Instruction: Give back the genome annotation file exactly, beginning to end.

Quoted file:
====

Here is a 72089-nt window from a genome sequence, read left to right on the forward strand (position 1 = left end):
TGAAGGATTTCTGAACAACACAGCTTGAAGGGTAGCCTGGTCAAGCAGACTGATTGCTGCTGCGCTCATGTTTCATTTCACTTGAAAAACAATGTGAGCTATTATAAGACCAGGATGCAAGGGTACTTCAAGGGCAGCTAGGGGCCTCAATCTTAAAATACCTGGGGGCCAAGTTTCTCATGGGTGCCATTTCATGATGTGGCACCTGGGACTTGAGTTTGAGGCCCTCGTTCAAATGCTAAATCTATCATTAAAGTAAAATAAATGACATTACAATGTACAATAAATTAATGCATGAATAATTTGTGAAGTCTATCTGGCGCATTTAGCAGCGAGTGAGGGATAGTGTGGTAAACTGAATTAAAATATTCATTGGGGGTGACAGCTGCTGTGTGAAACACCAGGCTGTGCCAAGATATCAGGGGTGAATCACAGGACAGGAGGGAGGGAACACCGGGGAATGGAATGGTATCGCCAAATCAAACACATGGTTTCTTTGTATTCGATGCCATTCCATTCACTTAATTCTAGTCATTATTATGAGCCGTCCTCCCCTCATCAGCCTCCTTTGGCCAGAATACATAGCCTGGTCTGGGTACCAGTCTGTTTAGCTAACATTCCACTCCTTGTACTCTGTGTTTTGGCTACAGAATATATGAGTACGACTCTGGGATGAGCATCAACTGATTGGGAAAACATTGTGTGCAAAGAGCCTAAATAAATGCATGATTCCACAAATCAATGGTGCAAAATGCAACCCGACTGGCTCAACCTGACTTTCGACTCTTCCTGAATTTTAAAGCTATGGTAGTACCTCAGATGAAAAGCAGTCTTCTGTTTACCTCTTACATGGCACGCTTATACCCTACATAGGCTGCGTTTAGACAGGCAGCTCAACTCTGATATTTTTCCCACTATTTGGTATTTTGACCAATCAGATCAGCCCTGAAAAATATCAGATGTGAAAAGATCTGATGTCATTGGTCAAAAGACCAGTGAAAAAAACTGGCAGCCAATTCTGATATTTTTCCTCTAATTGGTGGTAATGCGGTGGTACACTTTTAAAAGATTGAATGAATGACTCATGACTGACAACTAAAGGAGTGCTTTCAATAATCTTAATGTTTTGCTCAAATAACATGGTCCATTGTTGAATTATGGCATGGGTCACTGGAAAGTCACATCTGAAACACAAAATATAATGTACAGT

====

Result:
Here is a 72089-nt window from a genome sequence, read left to right on the forward strand (position 1 = left end):
TGAAGGATTTCTGAACAACACAGCTTGAAGGGTAGCCTGGTCAAGCAGACTGATTGCTGCTGCGCTCATGTTTCATTTCACTTGAAAAACAATGTGAGCTATTATAAGACCAGGATGCAAGGGTACTTCAAGGGCAGCTAGGGGCCTCAATCTTAAAATACCTGGGGGCCAAGTTTCTCATGGGTGCCATTTCATGATGTGGCACCTGGGACTTGAGTTTGAGGCCCTCGTTCAAATGCTAAATCTATCATTAAAGTAAAATAAATGACATTACAATGTACAATAAATTAATGCATGAATAATTTGTGAAGTCTATCTGGCGCATTTAGCAGCGAGTGAGGGATAGTGTGGTAAACTGAATTAAAATATTCATTGGGGGTGACAGCTGCTGTGTGAAACACCAGGCTGTGCCAAGATATCAGGGGTGAATCACAGGACAGGAGGGAGGGAACACCGGGGAATGGAATGGTATCGCCAAATCAAACACATGGTTTCTTTGTATTCGATGCCATTCCATTCACTTAATTCTAGTCATTATTATGAGCCGTCCTCCCCTCATCAGCCTCCTTTGGCCAGAATACATAGCCTGGTCTGGGTACCAGTCTGTTTAGCTAACATTCCACTCCTTGTACTCTGTGTTTTGGCTACAGAATATATGAGTACGACTCTGGGATGAGCATCAACTGATTGGGAAAACATTGTGTGCAAAGAGCCTAAATAAATGCATGATTCCACAAATCAATGGTGCAAAATGCAACCCGACTGGCTCAACCTGACTTTCGACTCTTCCTGAATTTTAAAGCTATGGTAGTACCTCAGATGAAAAGCAGTCTTCTGTTTACCTCTTACATGGCACGCTTATACCCTACATAGGCTGCGTTTAGACAGGCAGCTCAACTCTGATATTTTTCCCACTATTTGGTATTTTGACCAATCAGATCAGCCCTGAAAAATATCAGATGTGAAAAGATCTGATGTCATTGGTCAAAAGACCAGTGAAAAAAACTGGCAGCCAATTCTGATATTTTTCCTCTAATTGGTGGTAATGCGGTGGTACACTTTTAAAAGATTGAATGAATGACTCATGACTGACAACTAAAGGAGTGCTTTCAATAATCTTAATGTTTTGCTCAAATAACATGGTCCATTGTTGAATTATGGCATGGGTCACTGGAAAGTCACATCTGAAACACAAAATATAATGTACAGT